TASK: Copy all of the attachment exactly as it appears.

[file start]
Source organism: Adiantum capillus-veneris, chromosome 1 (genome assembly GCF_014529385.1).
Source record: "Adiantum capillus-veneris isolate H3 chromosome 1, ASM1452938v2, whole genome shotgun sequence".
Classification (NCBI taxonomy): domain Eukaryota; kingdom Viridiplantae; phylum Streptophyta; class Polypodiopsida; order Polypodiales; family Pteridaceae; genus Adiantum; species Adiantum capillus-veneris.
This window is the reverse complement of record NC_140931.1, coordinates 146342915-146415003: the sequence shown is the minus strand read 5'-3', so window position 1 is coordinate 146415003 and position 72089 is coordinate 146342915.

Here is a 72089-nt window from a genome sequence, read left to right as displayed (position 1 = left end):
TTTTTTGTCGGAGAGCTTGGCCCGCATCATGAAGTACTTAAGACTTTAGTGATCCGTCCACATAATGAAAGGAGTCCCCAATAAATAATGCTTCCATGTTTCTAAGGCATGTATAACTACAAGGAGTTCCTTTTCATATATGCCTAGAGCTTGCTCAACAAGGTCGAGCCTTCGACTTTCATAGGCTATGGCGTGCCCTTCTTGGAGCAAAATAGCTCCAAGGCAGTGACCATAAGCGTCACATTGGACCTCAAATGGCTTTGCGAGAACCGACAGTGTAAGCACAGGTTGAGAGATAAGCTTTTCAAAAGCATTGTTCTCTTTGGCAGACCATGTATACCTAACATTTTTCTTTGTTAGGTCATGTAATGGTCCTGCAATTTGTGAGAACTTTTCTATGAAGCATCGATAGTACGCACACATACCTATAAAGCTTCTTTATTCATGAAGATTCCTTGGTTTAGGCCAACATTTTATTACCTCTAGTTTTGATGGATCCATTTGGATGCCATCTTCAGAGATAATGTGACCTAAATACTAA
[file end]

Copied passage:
Source organism: Adiantum capillus-veneris, chromosome 1 (genome assembly GCF_014529385.1).
Source record: "Adiantum capillus-veneris isolate H3 chromosome 1, ASM1452938v2, whole genome shotgun sequence".
Classification (NCBI taxonomy): domain Eukaryota; kingdom Viridiplantae; phylum Streptophyta; class Polypodiopsida; order Polypodiales; family Pteridaceae; genus Adiantum; species Adiantum capillus-veneris.
This window is the reverse complement of record NC_140931.1, coordinates 146342915-146415003: the sequence shown is the minus strand read 5'-3', so window position 1 is coordinate 146415003 and position 72089 is coordinate 146342915.

Here is a 72089-nt window from a genome sequence, read left to right as displayed (position 1 = left end):
TTTTTTGTCGGAGAGCTTGGCCCGCATCATGAAGTACTTAAGACTTTAGTGATCCGTCCACATAATGAAAGGAGTCCCCAATAAATAATGCTTCCATGTTTCTAAGGCATGTATAACTACAAGGAGTTCCTTTTCATATATGCCTAGAGCTTGCTCAACAAGGTCGAGCCTTCGACTTTCATAGGCTATGGCGTGCCCTTCTTGGAGCAAAATAGCTCCAAGGCAGTGACCATAAGCGTCACATTGGACCTCAAATGGCTTTGCGAGAACCGACAGTGTAAGCACAGGTTGAGAGATAAGCTTTTCAAAAGCATTGTTCTCTTTGGCAGACCATGTATACCTAACATTTTTCTTTGTTAGGTCATGTAATGGTCCTGCAATTTGTGAGAACTTTTCTATGAAGCATCGATAGTACGCACACATACCTATAAAGCTTCTTTATTCATGAAGATTCCTTGGTTTAGGCCAACATTTTATTACCTCTAGTTTTGATGGATCCATTTGGATGCCATCTTCAGAGATAATGTGACCTAAATACTAA